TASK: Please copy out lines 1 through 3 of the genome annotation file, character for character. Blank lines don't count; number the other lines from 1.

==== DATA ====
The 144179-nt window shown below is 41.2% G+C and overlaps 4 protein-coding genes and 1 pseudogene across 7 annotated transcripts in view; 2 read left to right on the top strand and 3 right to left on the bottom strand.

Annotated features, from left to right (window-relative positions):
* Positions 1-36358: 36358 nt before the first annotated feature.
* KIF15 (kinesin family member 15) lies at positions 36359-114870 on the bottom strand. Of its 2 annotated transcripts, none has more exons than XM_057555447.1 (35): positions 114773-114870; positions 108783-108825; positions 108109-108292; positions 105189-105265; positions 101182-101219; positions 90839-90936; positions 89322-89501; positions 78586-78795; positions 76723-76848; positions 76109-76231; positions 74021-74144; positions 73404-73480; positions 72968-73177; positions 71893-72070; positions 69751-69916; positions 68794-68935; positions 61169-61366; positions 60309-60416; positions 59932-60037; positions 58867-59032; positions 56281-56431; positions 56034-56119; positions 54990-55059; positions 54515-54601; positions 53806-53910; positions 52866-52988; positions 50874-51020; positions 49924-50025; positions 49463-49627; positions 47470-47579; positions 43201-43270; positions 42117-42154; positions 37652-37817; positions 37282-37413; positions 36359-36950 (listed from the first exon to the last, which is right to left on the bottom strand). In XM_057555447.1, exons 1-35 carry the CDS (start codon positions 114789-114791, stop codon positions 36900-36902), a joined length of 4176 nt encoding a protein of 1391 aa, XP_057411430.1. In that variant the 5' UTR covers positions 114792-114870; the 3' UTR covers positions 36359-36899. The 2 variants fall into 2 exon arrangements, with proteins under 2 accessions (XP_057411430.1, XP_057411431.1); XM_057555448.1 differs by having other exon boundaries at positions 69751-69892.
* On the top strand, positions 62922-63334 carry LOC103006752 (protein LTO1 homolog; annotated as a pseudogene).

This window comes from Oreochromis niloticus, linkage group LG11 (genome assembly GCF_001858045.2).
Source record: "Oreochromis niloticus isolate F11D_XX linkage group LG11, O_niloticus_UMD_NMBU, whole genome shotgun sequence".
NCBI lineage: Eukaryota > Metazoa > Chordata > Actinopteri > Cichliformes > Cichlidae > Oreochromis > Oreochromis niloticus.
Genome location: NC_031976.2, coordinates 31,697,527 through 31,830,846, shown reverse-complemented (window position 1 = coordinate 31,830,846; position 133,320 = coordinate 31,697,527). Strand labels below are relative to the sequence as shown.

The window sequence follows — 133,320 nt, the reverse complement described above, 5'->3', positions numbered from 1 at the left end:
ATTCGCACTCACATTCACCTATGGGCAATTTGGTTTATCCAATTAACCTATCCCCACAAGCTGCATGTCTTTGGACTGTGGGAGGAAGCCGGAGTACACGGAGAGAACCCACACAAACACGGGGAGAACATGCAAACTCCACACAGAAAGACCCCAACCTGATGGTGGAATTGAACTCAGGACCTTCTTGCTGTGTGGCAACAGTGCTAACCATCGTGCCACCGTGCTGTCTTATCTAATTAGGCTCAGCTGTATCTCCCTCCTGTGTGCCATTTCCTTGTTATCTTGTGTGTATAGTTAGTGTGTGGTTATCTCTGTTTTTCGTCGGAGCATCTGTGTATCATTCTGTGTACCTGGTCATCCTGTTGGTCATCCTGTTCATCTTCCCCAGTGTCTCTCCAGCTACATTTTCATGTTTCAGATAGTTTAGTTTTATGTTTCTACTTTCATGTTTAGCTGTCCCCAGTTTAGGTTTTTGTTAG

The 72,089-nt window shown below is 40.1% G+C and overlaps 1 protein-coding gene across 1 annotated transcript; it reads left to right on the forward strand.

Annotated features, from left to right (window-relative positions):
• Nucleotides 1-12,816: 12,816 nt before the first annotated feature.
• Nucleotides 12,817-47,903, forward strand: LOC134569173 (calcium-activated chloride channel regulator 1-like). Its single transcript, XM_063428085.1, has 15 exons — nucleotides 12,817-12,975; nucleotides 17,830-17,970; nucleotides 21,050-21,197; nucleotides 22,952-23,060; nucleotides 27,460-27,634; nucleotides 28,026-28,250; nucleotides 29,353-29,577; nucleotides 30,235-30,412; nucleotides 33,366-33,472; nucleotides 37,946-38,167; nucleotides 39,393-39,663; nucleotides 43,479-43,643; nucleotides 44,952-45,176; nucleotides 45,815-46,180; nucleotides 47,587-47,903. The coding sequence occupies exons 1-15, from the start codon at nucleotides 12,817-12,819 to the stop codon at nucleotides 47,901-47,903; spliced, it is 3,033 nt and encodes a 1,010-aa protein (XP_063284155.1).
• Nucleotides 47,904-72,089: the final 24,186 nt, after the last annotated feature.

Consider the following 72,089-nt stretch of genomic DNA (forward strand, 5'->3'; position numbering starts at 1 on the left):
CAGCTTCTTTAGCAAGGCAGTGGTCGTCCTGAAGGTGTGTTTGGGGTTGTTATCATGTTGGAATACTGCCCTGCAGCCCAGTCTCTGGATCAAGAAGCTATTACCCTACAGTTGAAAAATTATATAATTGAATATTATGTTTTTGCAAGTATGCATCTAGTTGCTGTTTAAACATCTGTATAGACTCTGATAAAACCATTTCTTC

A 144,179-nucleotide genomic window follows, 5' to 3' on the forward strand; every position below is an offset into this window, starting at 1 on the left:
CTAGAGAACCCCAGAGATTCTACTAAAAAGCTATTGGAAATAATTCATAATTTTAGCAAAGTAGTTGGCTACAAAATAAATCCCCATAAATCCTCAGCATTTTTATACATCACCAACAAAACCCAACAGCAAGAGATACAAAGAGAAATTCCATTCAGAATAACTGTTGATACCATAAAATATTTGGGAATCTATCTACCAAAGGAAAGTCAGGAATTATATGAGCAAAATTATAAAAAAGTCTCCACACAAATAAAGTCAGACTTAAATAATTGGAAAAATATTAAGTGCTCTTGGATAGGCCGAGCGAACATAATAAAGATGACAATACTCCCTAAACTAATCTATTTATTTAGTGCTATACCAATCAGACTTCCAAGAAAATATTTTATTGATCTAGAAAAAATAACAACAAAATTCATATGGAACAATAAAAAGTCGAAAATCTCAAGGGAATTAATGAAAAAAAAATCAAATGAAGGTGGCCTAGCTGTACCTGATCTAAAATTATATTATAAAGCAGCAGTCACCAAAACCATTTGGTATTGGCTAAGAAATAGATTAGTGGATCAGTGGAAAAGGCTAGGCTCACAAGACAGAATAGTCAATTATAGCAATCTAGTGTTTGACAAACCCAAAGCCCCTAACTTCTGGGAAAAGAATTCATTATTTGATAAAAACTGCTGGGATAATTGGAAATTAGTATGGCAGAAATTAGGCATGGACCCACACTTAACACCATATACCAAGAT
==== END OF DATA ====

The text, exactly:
The 144179-nt window shown below is 41.2% G+C and overlaps 4 protein-coding genes and 1 pseudogene across 7 annotated transcripts in view; 2 read left to right on the top strand and 3 right to left on the bottom strand.

Annotated features, from left to right (window-relative positions):
* Positions 1-36358: 36358 nt before the first annotated feature.